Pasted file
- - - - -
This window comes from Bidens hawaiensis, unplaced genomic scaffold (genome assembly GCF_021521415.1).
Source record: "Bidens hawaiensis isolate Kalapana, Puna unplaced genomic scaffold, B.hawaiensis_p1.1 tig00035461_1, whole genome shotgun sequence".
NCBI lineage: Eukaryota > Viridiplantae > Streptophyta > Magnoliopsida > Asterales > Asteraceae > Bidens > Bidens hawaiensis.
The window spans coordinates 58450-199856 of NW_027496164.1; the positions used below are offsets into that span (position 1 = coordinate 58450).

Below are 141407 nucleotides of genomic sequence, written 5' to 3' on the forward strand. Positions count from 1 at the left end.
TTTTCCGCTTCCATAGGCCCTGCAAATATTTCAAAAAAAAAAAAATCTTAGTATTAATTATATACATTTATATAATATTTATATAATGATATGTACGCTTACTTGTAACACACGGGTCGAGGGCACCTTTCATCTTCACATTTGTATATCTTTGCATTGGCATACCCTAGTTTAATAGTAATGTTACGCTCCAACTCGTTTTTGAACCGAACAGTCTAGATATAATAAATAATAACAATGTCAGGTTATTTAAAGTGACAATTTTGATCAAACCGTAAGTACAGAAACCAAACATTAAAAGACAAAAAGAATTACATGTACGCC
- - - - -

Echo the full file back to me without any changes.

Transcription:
This window comes from Bidens hawaiensis, unplaced genomic scaffold (genome assembly GCF_021521415.1).
Source record: "Bidens hawaiensis isolate Kalapana, Puna unplaced genomic scaffold, B.hawaiensis_p1.1 tig00035461_1, whole genome shotgun sequence".
NCBI lineage: Eukaryota > Viridiplantae > Streptophyta > Magnoliopsida > Asterales > Asteraceae > Bidens > Bidens hawaiensis.
The window spans coordinates 58450-199856 of NW_027496164.1; the positions used below are offsets into that span (position 1 = coordinate 58450).

Below are 141407 nucleotides of genomic sequence, written 5' to 3' on the forward strand. Positions count from 1 at the left end.
TTTTCCGCTTCCATAGGCCCTGCAAATATTTCAAAAAAAAAAAAATCTTAGTATTAATTATATACATTTATATAATATTTATATAATGATATGTACGCTTACTTGTAACACACGGGTCGAGGGCACCTTTCATCTTCACATTTGTATATCTTTGCATTGGCATACCCTAGTTTAATAGTAATGTTACGCTCCAACTCGTTTTTGAACCGAACAGTCTAGATATAATAAATAATAACAATGTCAGGTTATTTAAAGTGACAATTTTGATCAAACCGTAAGTACAGAAACCAAACATTAAAAGACAAAAAGAATTACATGTACGCC